Review: John Otway, Norwich Arts Centre, all hail the king of bonkers rock‘n’roll
- Credit: Patrick Widdess
After more than 40 years, the veteran wannabe pop star has lost none of his energy and never fails to bring the house down as he keeps getting better at doing worse.
Like most touring artists John Otway has a new album out. Monserrat is a professionally produced fusion of rock, folk and psychedelia. But if anyone at Norwich Arts Centre was expecting polished songs or, heaven forbid, a new setlist they were in for a disappointment.
There were none of the new songs until the second half as rock and roll's greatest failure performed his one man circus of slapstick, stand up and excruciating acrobatics.
The veteran wannabe pop star opened, as usual, with 1977 hit Really Free, delivering a typically inept performance with random bursts of distortion and milking it for all it was worth. 'I've only got two hits,' he reminded everyone. 'I don't want to leave any bits out!'
Otway's fans never tire of his well worn routine of musical gags. There's the highly physical Body Talk performed with drum pads and theremin, and a couple of Otway's own inventions that have never quite caught on – the double neck guitar for playing right and left-handed and the coat hanger hands-free microphone holder. As he struts the stage with the microphone bouncing around in the flimsy frame dangling round his neck, even long-suffering roadie Deadly struggles to keep a straight face.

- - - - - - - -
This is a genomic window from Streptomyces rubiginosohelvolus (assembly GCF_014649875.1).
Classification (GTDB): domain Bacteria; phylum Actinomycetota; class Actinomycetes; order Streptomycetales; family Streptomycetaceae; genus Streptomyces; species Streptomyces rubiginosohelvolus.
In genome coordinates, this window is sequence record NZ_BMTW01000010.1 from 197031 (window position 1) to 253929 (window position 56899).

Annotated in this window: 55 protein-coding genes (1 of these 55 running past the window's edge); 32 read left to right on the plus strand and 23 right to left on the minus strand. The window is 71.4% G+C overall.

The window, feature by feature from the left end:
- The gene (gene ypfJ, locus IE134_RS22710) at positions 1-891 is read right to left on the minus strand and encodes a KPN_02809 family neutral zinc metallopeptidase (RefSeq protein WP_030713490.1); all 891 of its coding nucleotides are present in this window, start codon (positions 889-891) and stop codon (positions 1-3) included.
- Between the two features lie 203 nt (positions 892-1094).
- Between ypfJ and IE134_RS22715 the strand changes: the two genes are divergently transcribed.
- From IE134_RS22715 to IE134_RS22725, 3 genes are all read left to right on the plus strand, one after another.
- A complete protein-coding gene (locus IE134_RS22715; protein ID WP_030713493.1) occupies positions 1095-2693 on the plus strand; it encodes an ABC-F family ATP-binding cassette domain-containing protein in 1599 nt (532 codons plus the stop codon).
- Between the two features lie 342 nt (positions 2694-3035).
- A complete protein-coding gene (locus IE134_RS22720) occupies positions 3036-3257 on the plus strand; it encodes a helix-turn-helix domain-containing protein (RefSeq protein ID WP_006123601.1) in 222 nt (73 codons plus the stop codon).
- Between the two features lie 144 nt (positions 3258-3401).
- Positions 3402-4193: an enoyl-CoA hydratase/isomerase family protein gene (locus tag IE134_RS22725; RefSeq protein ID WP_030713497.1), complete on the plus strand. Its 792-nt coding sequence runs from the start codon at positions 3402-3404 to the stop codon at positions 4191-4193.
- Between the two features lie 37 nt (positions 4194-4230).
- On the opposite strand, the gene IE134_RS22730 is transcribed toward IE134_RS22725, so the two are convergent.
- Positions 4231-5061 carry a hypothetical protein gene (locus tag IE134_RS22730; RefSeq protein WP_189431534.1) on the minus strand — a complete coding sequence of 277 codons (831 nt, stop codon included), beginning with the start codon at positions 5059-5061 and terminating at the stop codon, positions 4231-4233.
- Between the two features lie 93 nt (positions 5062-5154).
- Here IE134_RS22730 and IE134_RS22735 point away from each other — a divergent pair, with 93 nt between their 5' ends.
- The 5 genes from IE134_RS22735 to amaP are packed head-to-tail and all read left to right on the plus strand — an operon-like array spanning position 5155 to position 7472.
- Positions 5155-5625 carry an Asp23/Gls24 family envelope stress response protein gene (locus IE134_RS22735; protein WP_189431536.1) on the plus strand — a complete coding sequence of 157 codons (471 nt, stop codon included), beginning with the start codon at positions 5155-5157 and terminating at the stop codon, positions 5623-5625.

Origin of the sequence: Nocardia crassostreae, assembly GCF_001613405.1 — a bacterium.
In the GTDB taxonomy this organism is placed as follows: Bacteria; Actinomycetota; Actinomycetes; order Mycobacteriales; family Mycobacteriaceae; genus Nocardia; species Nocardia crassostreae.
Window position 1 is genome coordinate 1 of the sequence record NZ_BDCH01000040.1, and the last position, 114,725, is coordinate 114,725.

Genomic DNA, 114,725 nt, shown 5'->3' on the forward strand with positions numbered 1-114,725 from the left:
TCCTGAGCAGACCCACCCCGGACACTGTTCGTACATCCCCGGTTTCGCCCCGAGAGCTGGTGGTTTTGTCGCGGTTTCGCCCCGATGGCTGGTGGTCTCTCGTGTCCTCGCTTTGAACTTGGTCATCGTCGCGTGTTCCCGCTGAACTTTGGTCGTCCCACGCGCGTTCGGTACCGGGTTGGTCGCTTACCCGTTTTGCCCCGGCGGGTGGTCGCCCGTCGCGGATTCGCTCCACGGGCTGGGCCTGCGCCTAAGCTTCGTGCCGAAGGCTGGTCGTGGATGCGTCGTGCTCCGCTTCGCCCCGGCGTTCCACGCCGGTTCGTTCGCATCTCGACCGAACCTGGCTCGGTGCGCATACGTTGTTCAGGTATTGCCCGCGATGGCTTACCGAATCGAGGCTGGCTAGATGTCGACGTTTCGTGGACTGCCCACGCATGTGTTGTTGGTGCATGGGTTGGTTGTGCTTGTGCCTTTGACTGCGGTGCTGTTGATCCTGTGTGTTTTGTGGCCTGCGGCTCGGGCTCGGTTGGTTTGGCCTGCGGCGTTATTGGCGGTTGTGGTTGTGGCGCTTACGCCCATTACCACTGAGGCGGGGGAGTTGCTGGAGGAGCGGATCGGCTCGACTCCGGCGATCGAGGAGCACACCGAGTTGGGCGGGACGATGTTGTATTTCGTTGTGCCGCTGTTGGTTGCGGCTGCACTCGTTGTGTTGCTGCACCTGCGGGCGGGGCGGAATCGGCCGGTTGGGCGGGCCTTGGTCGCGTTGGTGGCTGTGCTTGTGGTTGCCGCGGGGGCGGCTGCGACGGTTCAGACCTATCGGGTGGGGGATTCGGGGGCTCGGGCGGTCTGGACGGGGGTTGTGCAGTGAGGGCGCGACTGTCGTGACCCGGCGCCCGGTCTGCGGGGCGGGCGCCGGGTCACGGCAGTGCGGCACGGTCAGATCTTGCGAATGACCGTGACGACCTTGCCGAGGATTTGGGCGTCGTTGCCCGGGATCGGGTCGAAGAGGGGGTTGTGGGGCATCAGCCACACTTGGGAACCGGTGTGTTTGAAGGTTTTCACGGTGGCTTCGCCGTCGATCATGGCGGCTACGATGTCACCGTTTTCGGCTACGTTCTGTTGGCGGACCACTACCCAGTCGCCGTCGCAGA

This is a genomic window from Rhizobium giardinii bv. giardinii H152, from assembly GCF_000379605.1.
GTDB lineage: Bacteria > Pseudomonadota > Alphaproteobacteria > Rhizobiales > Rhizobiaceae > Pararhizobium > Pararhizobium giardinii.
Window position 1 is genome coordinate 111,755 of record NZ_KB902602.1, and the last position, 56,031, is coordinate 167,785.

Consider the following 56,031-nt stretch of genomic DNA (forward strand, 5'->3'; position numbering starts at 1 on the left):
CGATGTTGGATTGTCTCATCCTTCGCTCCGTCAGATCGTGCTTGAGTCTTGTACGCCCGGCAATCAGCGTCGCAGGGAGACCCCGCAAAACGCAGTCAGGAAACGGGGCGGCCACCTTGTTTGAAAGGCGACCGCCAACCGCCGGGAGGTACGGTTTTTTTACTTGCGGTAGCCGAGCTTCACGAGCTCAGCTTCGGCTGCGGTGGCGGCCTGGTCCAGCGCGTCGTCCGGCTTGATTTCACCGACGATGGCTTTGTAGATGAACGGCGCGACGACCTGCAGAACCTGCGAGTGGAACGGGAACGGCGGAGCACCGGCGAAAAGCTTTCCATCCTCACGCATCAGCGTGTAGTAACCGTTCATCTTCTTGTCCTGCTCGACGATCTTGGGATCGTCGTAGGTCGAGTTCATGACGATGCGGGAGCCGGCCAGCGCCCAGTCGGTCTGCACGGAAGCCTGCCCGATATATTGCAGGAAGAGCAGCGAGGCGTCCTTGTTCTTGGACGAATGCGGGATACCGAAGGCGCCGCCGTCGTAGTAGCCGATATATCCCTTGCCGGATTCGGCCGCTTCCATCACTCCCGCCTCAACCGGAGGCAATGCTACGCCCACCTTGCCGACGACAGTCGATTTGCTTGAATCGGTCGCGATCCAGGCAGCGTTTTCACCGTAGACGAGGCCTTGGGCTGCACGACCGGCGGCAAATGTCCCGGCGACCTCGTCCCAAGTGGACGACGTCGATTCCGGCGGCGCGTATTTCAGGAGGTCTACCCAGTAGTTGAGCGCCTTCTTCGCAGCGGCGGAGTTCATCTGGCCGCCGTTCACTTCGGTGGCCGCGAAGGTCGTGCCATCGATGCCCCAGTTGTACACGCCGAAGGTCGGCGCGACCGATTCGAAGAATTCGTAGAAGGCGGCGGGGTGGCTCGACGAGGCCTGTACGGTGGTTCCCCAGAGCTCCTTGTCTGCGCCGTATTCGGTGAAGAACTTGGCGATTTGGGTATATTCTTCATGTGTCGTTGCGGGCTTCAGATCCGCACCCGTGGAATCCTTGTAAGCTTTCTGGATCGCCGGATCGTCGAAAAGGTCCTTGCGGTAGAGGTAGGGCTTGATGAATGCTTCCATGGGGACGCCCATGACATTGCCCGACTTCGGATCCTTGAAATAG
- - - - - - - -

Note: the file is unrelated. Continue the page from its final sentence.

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In addition to normal roadie duties the deadpan sidekick has to be ready to catch flying guitars, fix battered mics and be the butt of jokes throughout the night.
In Middle of Winter he ends up untangling the singer when he's left holding the mic while still singing and playing guitar in a finely choreographed cock-up. When Otway condescendingly allows him to 'join in' he delivers a fine harmonica solo at the end of a rendition of I Will Survive done in the style of Bob Dylan.
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The audience, consisting mostly of longstanding fans, are always in on the joke delivering all the right reactions and heckles on cue, especially during the hecklers' version of House of the Rising Sun: 'There is… (WHAT?) a house (WHERE?)…'.
Otway even slips some proper music in among the silliness. Josephine is a tender folk song and Real Tears From Both Eyes has a chorus straight out of the golden age of rock n roll. It is one of only two songs he performs from the new album.
But it's the madness and tomfoolery that the fans keep coming to see and Otway pulls out all the stops with a routine of guitar throwing and turning somersaults from the top of a step ladder that seems ill-advised for a man of his age. He closes the show by repeatedly smashing his forehead into the microphone during infamous punk poem Headbutts.
After more than 40 years Otway has lost none of his energy and never fails to bring the house down as he keeps getting better at doing worse. He may call himself a failure but to his fans he will always be the king of bonkers rock n roll.